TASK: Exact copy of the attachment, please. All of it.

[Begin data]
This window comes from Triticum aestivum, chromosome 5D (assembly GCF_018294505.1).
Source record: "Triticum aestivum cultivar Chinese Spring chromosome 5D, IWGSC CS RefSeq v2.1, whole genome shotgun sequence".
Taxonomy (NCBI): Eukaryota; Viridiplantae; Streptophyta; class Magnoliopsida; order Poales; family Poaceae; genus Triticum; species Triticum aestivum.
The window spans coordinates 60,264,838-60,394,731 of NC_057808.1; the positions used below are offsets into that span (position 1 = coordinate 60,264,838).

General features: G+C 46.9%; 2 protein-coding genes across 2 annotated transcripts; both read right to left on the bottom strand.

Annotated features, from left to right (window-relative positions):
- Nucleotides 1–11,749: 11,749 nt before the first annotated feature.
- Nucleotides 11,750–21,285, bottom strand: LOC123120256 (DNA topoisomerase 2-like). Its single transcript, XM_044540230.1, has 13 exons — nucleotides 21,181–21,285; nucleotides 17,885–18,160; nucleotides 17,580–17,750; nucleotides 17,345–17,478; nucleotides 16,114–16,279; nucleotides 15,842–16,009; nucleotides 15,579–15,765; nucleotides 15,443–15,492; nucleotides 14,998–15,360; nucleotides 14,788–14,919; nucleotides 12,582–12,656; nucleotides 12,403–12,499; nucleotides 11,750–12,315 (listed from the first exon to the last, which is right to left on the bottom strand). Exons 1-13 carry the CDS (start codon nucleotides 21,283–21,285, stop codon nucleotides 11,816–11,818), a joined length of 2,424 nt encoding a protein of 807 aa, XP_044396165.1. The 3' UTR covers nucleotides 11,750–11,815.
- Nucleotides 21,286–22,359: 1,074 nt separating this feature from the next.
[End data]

This window comes from Triticum aestivum, chromosome 5D (assembly GCF_018294505.1).
Source record: "Triticum aestivum cultivar Chinese Spring chromosome 5D, IWGSC CS RefSeq v2.1, whole genome shotgun sequence".
Taxonomy (NCBI): Eukaryota; Viridiplantae; Streptophyta; class Magnoliopsida; order Poales; family Poaceae; genus Triticum; species Triticum aestivum.
The window spans coordinates 60,264,838-60,394,731 of NC_057808.1; the positions used below are offsets into that span (position 1 = coordinate 60,264,838).

General features: G+C 46.9%; 2 protein-coding genes across 2 annotated transcripts; both read right to left on the bottom strand.

Annotated features, from left to right (window-relative positions):
- Nucleotides 1–11,749: 11,749 nt before the first annotated feature.
- Nucleotides 11,750–21,285, bottom strand: LOC123120256 (DNA topoisomerase 2-like). Its single transcript, XM_044540230.1, has 13 exons — nucleotides 21,181–21,285; nucleotides 17,885–18,160; nucleotides 17,580–17,750; nucleotides 17,345–17,478; nucleotides 16,114–16,279; nucleotides 15,842–16,009; nucleotides 15,579–15,765; nucleotides 15,443–15,492; nucleotides 14,998–15,360; nucleotides 14,788–14,919; nucleotides 12,582–12,656; nucleotides 12,403–12,499; nucleotides 11,750–12,315 (listed from the first exon to the last, which is right to left on the bottom strand). Exons 1-13 carry the CDS (start codon nucleotides 21,283–21,285, stop codon nucleotides 11,816–11,818), a joined length of 2,424 nt encoding a protein of 807 aa, XP_044396165.1. The 3' UTR covers nucleotides 11,750–11,815.
- Nucleotides 21,286–22,359: 1,074 nt separating this feature from the next.